Unicoi Outfitters is north Georgia's premier guide service and fly fishing outfitter, located on the Chattahoochee River near alpine Helen. Look for fishing reports, gear and book reviews, and general musings here from our staff and guides.

Friday, July 8, 2022

Unicoi Outfitters Fishing Report - 7/8/22

“Summer Slowdown.”

Our summer bake continues. It’s just been too darn hot and muggy for most folks to enjoy their time on the water. The good news is that we’ve gotten some showers to briefly recharge our waters. The bad news is that the rain has run off very quickly, receiving rivers then get too muddy, and the extreme heat has returned quickly. It’s just been the dog days of summer and the reason that many of us have road-tripped to distant destinations.

There is a bit of good news on the horizon, as our extreme heat may subside a bit.  That should improve the fishing.

In the meantime, continue aiming for mountaintops and icy tailwaters for trout, small lakes for low-light bass and bream, and the rivers when they are clear enough for river bass to spot your streamers and poppers. Wake up early to take advantage of the dawn bite and cooler air temperatures.  Then, like the fish, take a siesta: run home to a cool lunch and a nap in the air conditioning.  Here’s the latest fodder from our fishing friends and UO staff.

Wes’ Hot Fly List:

Dries: yellow Sally or stimulator, Charlie boy hopper, parachute Adams, tan elk hair caddis, parachute black ant

Nymphs & Wets:

Cdc pheasant tail, green weenie, small hares ear, black fur ant , squirmy worm when muddy.

Streamers & warm water:

Double barrel popper, Boogle bug popper, amnesia bug, bugger changer, swimming frog, finesse changer, Cowen’s somethin’ else.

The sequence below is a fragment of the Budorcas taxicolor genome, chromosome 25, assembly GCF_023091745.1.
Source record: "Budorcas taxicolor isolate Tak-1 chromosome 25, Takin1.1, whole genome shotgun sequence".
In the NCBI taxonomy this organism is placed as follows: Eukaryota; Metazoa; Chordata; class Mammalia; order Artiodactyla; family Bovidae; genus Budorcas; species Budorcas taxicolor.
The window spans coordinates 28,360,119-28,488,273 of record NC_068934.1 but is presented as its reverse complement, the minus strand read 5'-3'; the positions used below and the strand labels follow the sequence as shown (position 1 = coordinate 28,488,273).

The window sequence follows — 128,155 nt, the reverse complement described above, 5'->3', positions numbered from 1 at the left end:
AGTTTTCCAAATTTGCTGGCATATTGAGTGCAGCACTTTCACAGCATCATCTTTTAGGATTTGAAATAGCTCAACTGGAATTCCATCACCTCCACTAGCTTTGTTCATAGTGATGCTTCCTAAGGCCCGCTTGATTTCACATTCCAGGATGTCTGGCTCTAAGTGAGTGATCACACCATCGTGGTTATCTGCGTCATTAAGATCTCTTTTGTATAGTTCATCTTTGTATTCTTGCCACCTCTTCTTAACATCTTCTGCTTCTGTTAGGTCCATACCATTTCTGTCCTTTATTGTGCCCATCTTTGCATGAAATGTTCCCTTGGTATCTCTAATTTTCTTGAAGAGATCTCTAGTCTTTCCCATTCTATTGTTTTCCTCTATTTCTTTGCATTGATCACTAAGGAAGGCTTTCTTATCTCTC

These are still skinny and warm. Head real high to find water under 66F and some spooky, hungry fish packed into pools.  NC cheats with an extra 1-2,000 feet of elevation, so blueline addicts oughta head north to the Smokies for more fishable waters.

Daily intel here:


UO friend Splatek: “Minime caught some small stream trout in North Carolina and a Carp from his uncles’s pond.  Other than that, we’ve been staying out of the water. The Hooch is so low!!!”

Stocker Streams:

Got a stream thermometer and an alarm clock?  These are going to be tougher as stocking frequencies and rates subside for the summer and stream temps rise. Watch the WRD stocking lists and aim for the higher elevation, heavily shaded streams. Get out early and check water temps.  Your best fishing will be the first two hours of daylight.  Here’s another summer tip, based on my five decades of stocker chasing: on bigger waters that are warming, “try the tribs.”  Fish the first hundred yards of river below feeder streams and then a short distance up those cooler tribs. Leftover stockers, especially in small lakes, will pack into these thermal refuges. They will be spooky, so use your wild trout stealth game on them for your best shot at a fresh trout supper. That means camo, real thin line, small hooks, and dainty baits. Leave the #2 Mepps spinners at home right now. And watch those WRD lists each Friday!


UO owner Jimmy: “Kathy and I recently had our youngest grandson, Crosby, visiting with us for a few days.  Among other things, we planned a visit to the newly renovated Burton Hatchery in addition to eating ice cream and racing slot cars.  If you remember the old hatchery, or if you have never visited it, please make an effort to go see the new one.  We were fortunate to have Hatchery Manager John Lee Thompson lead us through on a guided tour, explaining the improvements and the new technology being utilized to insure the trout being raised there have the absolute best opportunity to grow into healthy fish for Georgia anglers.  There's no charge for the tour and I promise you'll have a lot more respect and gratitude for our DNR biologists and technicians the next time you're on the stream.”